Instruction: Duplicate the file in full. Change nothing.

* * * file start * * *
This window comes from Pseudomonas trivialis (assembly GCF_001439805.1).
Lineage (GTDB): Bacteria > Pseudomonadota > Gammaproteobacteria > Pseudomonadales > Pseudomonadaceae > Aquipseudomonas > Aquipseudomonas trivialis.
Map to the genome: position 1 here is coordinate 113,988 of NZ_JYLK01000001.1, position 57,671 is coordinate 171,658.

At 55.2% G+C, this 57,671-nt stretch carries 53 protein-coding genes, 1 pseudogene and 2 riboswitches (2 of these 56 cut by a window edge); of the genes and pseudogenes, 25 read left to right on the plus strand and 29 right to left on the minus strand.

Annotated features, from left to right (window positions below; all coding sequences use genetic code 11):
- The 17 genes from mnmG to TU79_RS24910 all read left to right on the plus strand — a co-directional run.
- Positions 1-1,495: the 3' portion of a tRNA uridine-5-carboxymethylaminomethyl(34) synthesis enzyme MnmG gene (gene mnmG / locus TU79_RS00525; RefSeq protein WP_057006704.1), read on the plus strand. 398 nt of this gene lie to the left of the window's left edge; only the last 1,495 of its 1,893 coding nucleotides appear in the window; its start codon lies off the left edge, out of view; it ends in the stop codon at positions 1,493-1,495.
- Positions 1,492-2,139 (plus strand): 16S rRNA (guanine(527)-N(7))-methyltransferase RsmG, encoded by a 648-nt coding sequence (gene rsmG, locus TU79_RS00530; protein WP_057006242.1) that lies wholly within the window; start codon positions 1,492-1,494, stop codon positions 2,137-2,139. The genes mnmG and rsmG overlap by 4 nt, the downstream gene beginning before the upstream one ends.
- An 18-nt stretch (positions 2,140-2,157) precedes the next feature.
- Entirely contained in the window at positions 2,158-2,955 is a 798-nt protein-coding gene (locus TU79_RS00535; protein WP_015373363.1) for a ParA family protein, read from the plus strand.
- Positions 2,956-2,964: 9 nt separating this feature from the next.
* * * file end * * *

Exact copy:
This window comes from Pseudomonas trivialis (assembly GCF_001439805.1).
Lineage (GTDB): Bacteria > Pseudomonadota > Gammaproteobacteria > Pseudomonadales > Pseudomonadaceae > Aquipseudomonas > Aquipseudomonas trivialis.
Map to the genome: position 1 here is coordinate 113,988 of NZ_JYLK01000001.1, position 57,671 is coordinate 171,658.

At 55.2% G+C, this 57,671-nt stretch carries 53 protein-coding genes, 1 pseudogene and 2 riboswitches (2 of these 56 cut by a window edge); of the genes and pseudogenes, 25 read left to right on the plus strand and 29 right to left on the minus strand.

Annotated features, from left to right (window positions below; all coding sequences use genetic code 11):
- The 17 genes from mnmG to TU79_RS24910 all read left to right on the plus strand — a co-directional run.
- Positions 1-1,495: the 3' portion of a tRNA uridine-5-carboxymethylaminomethyl(34) synthesis enzyme MnmG gene (gene mnmG / locus TU79_RS00525; RefSeq protein WP_057006704.1), read on the plus strand. 398 nt of this gene lie to the left of the window's left edge; only the last 1,495 of its 1,893 coding nucleotides appear in the window; its start codon lies off the left edge, out of view; it ends in the stop codon at positions 1,493-1,495.
- Positions 1,492-2,139 (plus strand): 16S rRNA (guanine(527)-N(7))-methyltransferase RsmG, encoded by a 648-nt coding sequence (gene rsmG, locus TU79_RS00530; protein WP_057006242.1) that lies wholly within the window; start codon positions 1,492-1,494, stop codon positions 2,137-2,139. The genes mnmG and rsmG overlap by 4 nt, the downstream gene beginning before the upstream one ends.
- An 18-nt stretch (positions 2,140-2,157) precedes the next feature.
- Entirely contained in the window at positions 2,158-2,955 is a 798-nt protein-coding gene (locus TU79_RS00535; protein WP_015373363.1) for a ParA family protein, read from the plus strand.
- Positions 2,956-2,964: 9 nt separating this feature from the next.